What can't I eat when pregnant?
Can you eat smoked salmon when you're pregnant? And what about your daily coffee or that chunk of stilton on your cheeseboard? Dietitian Dr Frankie Phillips has the answers.
Mums-to-be are often bombarded with masses of information and food is one area where confusion abounds. Sometimes even the experts don’t agree on the rules. Some foods should be completely avoided as they might make you ill or could harm your baby, while others are safe under certain conditions. So here’s the lowdown on what you can eat safely, including a few simple swaps, and why some foods are best left off the shopping list for a few months.
Cheese and milk
Cheese can be a very confusing food during pregnancy. It's recommended that pregnant women don’t eat mould-ripened soft cheeses (including brie, camembert and chèvre) or blue veined soft cheeses (gorgonzola, danish blue, roquefort). The higher moisture content and lower acidity of these cheeses means there's a risk of them containing a type of bacteria called listeria. Listeria can cause a type of infection called listeriosis, which may lead to miscarriage, stillbirth and illness in newborn babies. However, if cooked thoroughly until they are piping hot all the way through, these cheeses are safe to eat.
Hard cheeses, including stilton, are safe to eat even if they are unpasteurised. Soft cheeses, such as feta, mozzarella and cottage cheese are safe to eat if they are pasteurised.
Pasteurised and UHT (or long-life) milks are all safe, and so is any yogurt (including ‘bio’ yogurt), ice cream and cream made from pasteurised milk. Unpasteurised milk, including goat's and sheep’s milk and products made from them (including yogurt, cream and ice cream), should be avoided as they may contain harmful bacteria.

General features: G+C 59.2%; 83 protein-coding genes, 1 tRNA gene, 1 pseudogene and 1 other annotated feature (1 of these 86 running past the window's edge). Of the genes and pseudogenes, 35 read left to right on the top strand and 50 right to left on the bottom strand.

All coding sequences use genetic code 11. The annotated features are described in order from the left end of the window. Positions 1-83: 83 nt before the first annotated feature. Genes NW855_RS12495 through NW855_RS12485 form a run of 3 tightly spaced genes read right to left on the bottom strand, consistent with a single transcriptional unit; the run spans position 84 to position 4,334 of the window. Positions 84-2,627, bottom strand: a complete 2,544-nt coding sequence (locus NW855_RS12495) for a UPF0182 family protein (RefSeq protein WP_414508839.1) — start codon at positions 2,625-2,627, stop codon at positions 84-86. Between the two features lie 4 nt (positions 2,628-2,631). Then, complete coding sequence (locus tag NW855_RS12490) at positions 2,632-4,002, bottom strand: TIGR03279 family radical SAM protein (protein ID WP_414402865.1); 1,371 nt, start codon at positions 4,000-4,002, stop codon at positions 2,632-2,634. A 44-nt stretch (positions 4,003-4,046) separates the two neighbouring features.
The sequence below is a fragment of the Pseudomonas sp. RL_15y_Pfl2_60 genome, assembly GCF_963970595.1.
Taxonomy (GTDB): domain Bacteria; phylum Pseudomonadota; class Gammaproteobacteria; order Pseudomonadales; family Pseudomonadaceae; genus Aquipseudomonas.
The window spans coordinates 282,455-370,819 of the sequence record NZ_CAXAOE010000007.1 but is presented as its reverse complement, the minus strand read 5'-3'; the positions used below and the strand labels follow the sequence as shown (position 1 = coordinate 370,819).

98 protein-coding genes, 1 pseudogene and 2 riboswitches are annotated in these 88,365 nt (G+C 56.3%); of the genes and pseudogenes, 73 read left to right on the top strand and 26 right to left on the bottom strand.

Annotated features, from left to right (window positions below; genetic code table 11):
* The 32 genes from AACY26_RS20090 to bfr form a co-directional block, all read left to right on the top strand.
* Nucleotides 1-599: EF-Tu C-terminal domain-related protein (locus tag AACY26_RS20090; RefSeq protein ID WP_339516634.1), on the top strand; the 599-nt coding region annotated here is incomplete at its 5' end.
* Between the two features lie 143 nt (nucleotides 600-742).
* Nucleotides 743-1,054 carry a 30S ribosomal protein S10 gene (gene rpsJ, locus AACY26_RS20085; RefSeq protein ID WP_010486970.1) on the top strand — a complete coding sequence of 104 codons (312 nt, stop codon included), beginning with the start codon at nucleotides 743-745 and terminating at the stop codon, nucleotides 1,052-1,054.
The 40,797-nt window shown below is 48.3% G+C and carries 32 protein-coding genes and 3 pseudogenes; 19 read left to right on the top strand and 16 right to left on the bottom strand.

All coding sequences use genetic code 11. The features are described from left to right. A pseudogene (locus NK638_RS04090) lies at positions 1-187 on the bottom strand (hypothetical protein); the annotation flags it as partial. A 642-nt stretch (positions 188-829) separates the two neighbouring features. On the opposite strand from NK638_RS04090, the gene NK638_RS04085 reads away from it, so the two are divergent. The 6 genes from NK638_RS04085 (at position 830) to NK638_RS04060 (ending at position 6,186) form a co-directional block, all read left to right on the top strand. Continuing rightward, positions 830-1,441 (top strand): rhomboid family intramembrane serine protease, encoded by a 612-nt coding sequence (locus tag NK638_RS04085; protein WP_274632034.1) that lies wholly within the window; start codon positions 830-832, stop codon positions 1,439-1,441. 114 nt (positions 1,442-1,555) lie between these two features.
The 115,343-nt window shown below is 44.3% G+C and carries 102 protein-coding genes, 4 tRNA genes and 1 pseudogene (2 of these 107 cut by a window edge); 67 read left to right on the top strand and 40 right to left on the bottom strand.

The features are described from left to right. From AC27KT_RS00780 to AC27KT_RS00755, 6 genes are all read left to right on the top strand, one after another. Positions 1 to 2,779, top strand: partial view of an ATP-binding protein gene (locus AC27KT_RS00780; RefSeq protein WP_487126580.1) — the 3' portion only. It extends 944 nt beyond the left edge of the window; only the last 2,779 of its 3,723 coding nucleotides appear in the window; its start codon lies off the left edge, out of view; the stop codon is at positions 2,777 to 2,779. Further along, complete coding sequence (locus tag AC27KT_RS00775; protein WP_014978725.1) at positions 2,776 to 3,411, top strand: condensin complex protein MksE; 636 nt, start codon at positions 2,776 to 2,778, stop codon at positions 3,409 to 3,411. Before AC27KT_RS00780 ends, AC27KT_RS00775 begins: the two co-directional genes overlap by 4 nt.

Plant-derived milk substitutes are safe during pregnancy, but it’s best to choose those that are fortified with calcium, and ideally also with vitamin B12 and iodine too.
Safe to eat
- Unpasteurised hard cheese (including stilton)
- Pasteurised soft cheeses (including feta, mozzarella and cottage cheese)
- Pasteurised and UHT milk and products made from these
Best to avoid
- Mould-ripened soft cheeses (including brie, camembert and chèvre)
- Unpasteurised soft cheeses
- Blue-veined soft cheeses (gorgonzola, danish blue, roquefort)
- Unpasteurised milk
Having too much caffeine during pregnancy can increase your risk of miscarriage and can put your baby at risk of a low birth weight as caffeine passes through the placenta into the baby’s body. However, it's OK to have some caffeine and current advice suggests that 200mg caffeine per day is a safe amount – that’s about two mugs of instant coffee or three cups of tea. Cola has around 40mg of caffeine per can but check the labels of energy drinks as these can be very high.
There’s not much information about whether herbal teas are completely safe in pregnancy, so it’s best to have no more than four cups of herbal tea per day. If you’re not sure if certain herbal products are safe, ask your GP or midwife for advice.
The alternative: Decaffeinated tea, coffee and soft drinks are safe to have during pregnancy.
No amount of alcohol has been shown to be safe in pregnancy, so the safest way is to avoid alcohol if you’re planning a pregnancy as well as during pregnancy to reduce any risk to your baby. Like caffeine, alcohol passes through the placenta, but as a baby’s liver is still developing, it cannot process the alcohol in the same way an adult can. In extreme cases, drinking alcohol during pregnancy can lead to miscarriage, premature birth and low birth weight and can also cause learning and behaviour problems.
The alternative: Try alcohol-free beers, mocktails or sparkling water
Since 2017, some eggs which are produced according to a food safety standard called the British Lion Code of Practice are considered very low risk for salmonella. Eggs produced in this way have a Red Lion logo stamped on their shell, and these are safe for pregnant women to eat raw or partially cooked (with a runny yolk) and products made from them including mousses, soufflés and fresh mayonnaise. Any eggs that are not stamped with the Lion logo need to be cooked thoroughly until white and yolk are solid.